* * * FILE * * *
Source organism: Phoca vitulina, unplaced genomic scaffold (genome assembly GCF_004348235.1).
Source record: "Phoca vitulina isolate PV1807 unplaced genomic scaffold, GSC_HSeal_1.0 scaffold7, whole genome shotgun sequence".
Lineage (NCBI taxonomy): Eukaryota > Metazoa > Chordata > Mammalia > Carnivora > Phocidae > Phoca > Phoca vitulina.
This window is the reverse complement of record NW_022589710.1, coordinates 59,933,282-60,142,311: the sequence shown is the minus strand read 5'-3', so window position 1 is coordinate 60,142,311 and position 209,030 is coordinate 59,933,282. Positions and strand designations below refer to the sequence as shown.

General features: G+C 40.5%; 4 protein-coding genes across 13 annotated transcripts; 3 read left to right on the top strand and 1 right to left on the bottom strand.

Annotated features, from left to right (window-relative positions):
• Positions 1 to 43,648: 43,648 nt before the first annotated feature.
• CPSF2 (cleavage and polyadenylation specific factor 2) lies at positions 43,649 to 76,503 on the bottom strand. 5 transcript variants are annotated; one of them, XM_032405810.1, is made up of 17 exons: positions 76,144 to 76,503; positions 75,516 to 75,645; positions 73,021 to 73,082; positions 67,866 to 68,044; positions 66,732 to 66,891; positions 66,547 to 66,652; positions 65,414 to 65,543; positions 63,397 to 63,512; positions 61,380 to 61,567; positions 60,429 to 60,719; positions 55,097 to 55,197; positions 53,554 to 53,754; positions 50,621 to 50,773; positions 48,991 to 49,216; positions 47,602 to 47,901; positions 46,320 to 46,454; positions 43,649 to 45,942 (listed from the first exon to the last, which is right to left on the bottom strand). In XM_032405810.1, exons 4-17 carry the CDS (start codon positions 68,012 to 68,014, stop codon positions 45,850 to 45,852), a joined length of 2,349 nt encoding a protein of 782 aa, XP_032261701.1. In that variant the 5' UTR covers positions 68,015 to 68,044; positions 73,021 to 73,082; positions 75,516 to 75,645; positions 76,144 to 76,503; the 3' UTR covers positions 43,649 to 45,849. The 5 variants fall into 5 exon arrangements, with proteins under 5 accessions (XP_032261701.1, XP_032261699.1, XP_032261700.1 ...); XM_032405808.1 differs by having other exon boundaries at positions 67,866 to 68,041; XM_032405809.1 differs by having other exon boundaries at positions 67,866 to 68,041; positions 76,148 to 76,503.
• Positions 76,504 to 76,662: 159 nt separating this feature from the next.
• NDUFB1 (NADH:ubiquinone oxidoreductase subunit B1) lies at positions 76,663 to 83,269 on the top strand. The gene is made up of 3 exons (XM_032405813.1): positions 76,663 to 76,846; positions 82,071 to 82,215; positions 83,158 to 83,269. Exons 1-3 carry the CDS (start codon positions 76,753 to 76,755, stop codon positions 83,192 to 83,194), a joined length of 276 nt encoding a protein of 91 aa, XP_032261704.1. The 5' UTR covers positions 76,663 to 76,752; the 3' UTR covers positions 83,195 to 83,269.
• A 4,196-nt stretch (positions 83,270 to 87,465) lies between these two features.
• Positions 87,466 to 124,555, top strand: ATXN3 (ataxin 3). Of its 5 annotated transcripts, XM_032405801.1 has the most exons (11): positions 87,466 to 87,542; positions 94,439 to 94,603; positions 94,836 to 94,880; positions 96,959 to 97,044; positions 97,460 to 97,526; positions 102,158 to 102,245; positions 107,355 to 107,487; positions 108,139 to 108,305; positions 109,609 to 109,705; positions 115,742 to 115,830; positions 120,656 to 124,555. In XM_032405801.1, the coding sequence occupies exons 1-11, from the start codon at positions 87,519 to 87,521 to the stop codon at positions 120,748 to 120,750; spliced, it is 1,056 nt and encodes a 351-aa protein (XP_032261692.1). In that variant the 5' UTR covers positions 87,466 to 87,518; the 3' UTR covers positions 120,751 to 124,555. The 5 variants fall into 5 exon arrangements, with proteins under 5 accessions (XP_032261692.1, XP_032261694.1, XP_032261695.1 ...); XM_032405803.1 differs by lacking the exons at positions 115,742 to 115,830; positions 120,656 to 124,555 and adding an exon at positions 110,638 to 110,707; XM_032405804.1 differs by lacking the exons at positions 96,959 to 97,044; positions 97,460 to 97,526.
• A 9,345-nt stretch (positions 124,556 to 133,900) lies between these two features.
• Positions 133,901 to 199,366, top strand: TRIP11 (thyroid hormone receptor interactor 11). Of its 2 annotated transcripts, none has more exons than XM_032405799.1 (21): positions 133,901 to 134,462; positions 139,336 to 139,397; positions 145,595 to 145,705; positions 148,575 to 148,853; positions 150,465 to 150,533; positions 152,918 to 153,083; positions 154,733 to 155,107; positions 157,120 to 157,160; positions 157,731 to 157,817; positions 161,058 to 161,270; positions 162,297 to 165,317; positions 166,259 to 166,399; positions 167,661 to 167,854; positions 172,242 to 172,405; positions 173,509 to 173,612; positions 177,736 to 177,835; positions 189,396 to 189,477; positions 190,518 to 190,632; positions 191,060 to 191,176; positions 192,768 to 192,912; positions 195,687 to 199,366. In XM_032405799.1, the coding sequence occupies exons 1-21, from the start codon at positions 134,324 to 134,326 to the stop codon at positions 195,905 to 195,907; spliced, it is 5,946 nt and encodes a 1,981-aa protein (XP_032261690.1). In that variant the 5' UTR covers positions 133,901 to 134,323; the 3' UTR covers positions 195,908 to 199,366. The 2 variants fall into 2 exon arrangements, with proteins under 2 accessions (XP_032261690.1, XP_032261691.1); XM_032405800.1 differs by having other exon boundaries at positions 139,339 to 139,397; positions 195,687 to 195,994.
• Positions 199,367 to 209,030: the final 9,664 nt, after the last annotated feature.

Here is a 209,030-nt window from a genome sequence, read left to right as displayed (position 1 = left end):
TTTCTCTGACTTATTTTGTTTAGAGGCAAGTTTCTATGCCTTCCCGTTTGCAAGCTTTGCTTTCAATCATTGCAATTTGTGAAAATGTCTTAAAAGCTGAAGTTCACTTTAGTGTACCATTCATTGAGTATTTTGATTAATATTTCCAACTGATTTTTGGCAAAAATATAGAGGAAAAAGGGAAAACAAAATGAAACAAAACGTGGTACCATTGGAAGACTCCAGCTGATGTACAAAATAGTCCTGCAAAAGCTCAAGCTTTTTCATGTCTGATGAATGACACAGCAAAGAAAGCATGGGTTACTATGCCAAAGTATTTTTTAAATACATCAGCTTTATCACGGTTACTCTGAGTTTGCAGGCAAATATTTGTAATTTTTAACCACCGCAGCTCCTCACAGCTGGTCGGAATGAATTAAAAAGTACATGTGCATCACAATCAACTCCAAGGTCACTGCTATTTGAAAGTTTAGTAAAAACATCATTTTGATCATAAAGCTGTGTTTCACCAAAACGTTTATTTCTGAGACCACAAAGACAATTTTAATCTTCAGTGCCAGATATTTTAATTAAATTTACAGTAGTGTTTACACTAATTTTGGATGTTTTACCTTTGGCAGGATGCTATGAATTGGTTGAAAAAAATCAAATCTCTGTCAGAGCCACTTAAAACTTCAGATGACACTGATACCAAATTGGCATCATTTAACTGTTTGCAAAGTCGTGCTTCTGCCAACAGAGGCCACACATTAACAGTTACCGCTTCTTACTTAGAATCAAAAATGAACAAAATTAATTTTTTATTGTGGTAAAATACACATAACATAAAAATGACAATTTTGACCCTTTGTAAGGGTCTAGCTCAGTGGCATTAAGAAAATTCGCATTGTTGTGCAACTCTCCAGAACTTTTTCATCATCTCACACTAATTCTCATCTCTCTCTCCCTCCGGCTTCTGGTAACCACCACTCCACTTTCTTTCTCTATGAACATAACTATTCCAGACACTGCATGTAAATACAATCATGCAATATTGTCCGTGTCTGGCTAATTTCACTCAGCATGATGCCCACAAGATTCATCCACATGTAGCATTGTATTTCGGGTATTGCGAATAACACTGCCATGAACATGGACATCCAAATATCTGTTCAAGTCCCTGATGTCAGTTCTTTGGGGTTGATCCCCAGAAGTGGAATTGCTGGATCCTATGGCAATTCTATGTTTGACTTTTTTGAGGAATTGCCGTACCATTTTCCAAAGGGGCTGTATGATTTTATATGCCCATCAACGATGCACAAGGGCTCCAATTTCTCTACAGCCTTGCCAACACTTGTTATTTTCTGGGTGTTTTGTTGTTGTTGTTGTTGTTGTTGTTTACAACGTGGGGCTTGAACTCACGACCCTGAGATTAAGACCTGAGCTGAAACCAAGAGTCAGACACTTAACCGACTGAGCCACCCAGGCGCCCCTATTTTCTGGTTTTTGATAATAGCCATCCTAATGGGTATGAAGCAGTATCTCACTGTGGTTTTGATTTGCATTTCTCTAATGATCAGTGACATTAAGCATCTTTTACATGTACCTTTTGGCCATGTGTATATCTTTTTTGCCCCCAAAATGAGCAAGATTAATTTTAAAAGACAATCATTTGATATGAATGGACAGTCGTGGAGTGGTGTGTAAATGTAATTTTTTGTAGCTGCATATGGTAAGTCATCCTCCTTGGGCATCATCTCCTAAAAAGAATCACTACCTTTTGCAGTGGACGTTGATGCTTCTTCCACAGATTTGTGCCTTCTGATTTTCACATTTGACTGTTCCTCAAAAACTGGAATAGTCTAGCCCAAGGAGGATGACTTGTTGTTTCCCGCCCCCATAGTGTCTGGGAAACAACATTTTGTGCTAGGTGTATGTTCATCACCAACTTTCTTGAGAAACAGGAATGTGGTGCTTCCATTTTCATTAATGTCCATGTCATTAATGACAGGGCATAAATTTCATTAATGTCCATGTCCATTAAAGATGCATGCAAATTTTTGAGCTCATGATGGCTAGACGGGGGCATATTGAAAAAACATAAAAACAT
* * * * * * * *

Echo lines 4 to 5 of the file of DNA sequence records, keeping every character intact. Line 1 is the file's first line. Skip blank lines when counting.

This window is the reverse complement of record NW_022589710.1, coordinates 59,933,282-60,142,311: the sequence shown is the minus strand read 5'-3', so window position 1 is coordinate 60,142,311 and position 209,030 is coordinate 59,933,282. Positions and strand designations below refer to the sequence as shown.

General features: G+C 40.5%; 4 protein-coding genes across 13 annotated transcripts; 3 read left to right on the top strand and 1 right to left on the bottom strand.